Peritoneal Surface Malignancies
The peritoneum is the largest serous membrane in the body, and consists, in the male, of a closed sac, while in female the free ends of the uterine tubes open directly into the peritoneal cavity. The peritoneum differs from the other serous membranes of the body in presenting a much more complex arrangement. It is formed of two layers, one applied against the abdominal wall cavity (parietes) and called parietal peritoneum while the second is reflected over the contained organs (viscera) and called the visceral peritoneum. These reflections are named according to their function as ligaments, mesentery, omentum, bursa.
The free surface of the peritoneal membrane is smooth and lubricated by a small quantity of serous fluid allowing the abdominal viscera to glide freely against the wall of the cavity or upon one another with the least possible amount of friction. The attached surface is rough, being connected to the viscera and inner surface of the abdominal wall.
(Click here to see an image of the peritoneum and peritoneal membrane.)
Peritoneal surface malignancies, also called peritoneal carcinomatosis (PC), is the presence of cancer (malignant) cells on the surface of the peritoneum. The close relationship of the peritoneum to the abdominal organs can explain the frequency of direct extension of cancer originating from abdominal organs to the peritoneum. At the same time, its continuity and its serous fluid circulation can explain the frequency of the wide spread of the disease along its large surface area.
Where does this originate?
Tumors that originate from the peritoneum are rare (1-2/million per year) and are called primary peritoneal tumors. This category includes mesothelioma and primary peritoneal serous carcinoma. Mesothelioma of the peritoneum related to asbestos exposure is less defined than that of pleural mesothelioma. It is a difficult pathological diagnosis that can be wrongly labeled adenocarcinoma of unknown primary and extensive pathological workup with immunomarkers is essential for the diagnosis.
Most of the peritoneal tumors originally arise in another organ and secondarily extend to the peritoneal membrane. In the vast majority of cases, the origin of these tumors are intra-abdominal organs including the appendix, colon, rectum, stomach and ovaries. In 20 percent of abdominal malignancies, the only site of tumor recurrence remains intra-abdominal.
Ten percent of patients with colorectal cancer will develop peritoneal carcinomatosis at the same time of their diagnosis and 25 percent of remaining patients will develop peritoneal carcinomatosis later on in the disease process.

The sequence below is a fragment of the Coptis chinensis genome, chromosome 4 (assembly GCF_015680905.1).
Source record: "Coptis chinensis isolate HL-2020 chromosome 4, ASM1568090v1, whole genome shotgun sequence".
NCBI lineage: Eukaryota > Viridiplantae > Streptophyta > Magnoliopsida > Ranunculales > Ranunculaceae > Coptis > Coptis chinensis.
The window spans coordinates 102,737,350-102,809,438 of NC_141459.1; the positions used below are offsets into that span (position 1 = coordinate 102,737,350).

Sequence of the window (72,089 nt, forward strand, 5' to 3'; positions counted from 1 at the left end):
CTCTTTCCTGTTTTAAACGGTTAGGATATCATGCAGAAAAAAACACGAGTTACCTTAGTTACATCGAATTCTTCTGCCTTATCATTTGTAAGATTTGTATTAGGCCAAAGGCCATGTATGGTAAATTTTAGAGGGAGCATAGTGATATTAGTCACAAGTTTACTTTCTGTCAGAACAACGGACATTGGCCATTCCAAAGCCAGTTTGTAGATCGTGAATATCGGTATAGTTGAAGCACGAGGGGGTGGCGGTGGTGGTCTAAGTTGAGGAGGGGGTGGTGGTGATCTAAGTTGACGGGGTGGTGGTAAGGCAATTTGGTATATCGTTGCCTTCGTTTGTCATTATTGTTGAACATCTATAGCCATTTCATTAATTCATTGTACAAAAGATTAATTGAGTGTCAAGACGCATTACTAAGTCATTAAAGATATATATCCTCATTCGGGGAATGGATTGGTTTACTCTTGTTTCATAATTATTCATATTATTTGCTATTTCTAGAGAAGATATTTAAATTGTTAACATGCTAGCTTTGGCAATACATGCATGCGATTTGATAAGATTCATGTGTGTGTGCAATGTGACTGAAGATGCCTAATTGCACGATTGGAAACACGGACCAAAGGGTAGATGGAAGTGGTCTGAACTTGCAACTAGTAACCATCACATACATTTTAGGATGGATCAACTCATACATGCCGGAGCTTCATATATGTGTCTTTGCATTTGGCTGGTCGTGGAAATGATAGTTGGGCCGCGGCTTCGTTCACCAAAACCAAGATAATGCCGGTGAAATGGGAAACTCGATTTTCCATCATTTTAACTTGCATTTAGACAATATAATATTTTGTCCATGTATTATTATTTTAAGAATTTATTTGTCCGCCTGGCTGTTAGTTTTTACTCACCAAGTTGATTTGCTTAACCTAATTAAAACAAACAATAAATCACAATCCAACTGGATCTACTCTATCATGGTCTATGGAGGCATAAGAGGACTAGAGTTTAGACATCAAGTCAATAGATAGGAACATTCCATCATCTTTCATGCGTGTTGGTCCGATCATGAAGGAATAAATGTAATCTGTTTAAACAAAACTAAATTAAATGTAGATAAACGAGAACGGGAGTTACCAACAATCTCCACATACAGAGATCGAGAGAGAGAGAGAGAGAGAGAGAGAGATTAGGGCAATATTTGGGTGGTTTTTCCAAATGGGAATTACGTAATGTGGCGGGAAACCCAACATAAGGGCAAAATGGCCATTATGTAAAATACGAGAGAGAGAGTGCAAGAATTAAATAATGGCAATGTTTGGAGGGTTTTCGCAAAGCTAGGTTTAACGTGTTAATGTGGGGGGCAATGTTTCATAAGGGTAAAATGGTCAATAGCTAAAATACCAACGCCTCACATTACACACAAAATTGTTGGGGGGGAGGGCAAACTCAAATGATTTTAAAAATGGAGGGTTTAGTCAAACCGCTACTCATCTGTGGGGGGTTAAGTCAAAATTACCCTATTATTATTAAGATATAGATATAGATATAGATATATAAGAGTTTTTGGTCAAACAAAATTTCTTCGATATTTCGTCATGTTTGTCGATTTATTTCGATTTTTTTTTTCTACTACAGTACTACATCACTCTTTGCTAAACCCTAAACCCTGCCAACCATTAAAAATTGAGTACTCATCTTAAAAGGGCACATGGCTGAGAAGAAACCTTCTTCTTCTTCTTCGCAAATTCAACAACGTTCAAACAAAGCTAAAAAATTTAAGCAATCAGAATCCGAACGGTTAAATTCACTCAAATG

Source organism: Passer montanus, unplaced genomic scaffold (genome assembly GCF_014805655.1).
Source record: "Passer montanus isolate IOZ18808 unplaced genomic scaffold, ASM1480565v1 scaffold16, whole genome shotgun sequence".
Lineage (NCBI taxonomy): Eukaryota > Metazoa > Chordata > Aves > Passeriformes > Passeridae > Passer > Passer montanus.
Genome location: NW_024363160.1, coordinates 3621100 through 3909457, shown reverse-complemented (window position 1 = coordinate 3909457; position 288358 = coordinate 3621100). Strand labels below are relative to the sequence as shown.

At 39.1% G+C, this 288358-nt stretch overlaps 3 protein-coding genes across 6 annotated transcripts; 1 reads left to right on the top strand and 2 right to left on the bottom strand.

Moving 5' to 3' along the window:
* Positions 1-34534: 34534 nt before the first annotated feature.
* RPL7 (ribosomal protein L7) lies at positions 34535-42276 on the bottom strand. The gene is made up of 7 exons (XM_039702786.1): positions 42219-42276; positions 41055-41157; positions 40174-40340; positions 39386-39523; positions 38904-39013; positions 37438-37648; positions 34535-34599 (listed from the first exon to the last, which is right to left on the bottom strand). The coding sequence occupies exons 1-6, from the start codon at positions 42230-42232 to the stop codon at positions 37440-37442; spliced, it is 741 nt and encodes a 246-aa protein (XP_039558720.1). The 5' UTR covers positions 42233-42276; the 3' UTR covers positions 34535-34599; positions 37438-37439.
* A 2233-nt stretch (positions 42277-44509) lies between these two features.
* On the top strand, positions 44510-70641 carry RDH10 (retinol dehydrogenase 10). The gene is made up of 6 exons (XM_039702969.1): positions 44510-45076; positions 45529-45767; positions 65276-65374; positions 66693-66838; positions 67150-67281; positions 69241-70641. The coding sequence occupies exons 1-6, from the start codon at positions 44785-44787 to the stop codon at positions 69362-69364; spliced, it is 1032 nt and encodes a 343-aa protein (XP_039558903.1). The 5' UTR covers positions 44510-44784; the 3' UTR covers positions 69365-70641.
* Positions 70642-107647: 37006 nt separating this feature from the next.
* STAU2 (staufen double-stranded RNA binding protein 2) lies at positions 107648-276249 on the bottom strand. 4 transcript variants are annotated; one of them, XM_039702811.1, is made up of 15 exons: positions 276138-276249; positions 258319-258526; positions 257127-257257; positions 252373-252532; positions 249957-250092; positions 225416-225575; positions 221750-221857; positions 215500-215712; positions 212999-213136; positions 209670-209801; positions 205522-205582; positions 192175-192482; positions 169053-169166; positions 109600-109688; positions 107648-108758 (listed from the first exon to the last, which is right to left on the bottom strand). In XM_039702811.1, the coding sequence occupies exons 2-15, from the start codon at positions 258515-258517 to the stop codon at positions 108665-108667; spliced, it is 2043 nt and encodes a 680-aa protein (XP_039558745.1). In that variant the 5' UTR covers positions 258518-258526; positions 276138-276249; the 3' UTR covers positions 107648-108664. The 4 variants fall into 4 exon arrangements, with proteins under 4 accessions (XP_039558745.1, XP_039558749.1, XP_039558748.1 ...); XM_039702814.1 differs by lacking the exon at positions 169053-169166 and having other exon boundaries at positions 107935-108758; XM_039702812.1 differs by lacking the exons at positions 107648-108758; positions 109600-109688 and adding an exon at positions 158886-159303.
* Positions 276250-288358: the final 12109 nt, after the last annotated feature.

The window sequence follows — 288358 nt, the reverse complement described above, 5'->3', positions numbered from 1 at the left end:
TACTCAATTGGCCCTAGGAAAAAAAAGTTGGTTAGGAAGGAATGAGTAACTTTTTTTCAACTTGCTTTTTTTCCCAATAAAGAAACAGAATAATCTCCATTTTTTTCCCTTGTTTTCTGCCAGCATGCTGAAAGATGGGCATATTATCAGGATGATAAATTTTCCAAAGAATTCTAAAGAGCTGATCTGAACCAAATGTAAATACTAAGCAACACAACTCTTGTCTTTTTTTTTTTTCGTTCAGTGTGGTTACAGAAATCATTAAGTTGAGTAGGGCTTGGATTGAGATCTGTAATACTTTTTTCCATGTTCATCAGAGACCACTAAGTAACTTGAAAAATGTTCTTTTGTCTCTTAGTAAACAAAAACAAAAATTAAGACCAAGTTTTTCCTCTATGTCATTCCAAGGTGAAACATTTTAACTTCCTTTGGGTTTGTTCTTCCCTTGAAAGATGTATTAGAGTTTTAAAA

Appendiceal cancer is usually diagnosed in the postoperative setting with peritoneal spread. The peritoneal involvement in this case is either in the form of mucinous ascites with low grade adenomatous tumor (Diffuse peritoneal adenomucinosis or DPAM), or peritoneal deposit of mucinous carcinoma (Peritoneal mucinous carcinomatosis or PMCA). The two conditions can present clinically in the form of abundant mucinous ascitis and are called pseudomyxoma peritonei (PMP). Though clinically similar, DPAM and PMCA are different in their histology and their potential to spread to other organs. DPAM is characterized by the presence of abundant mucinous ascites with scant cells with minimal atypia and rarely spread to lymph nodes or other organs. On the other hand, PMCA presents with mucinous ascites and abundant cancerous cells and has the potential to spread to lymph nodes and distant organs. Both types cause abundant mucinous ascites that results in abdominal distention and pain and is the source of fibrosis that can cause bowel obstruction.
Other extra-abdominal organs such as the breast can also extend to the peritoneum.
How is this different from other kinds of GI cancer?
For a long time these tumors were classified as non-surgical because of the wide territory of the peritoneum membrane and the frequent extension of the disease to multiple intra-abdominal organs. Consequently, the possibility to achieve complete excision through a long, complex surgery involving resection of multiple abdominal organs was aborted due to the high risk and limited benefits of such an approach. At the same time, systemic intravenous chemotherapy had a little effect on the peritoneal tumors as the peritoneum membrane constitutes a compartment separate from the vascular compartment (the blood). Therefore, peritoneal tumors showed poor prognosis despite the best systemic therapy.
With the advance of the surgical techniques, equipment and postoperative care, the peritoneum is now considered an intra-abdominal organ that is can respond to surgery, called cytoreductive surgery (CRS). The development of the intraperitoneal route of heated chemotherapy administration (HIPEC) allows a direct contact between the tumor cells and the chemotherapeutic agent to control all residual microscopic disease. The development of CRS-HIPEC revolutionized the natural history of peritoneal tumors.
See answers to frequently asked questions about cytoreductive surgery and hyperthermic intraperitoneal chemotherapy (HIPEC).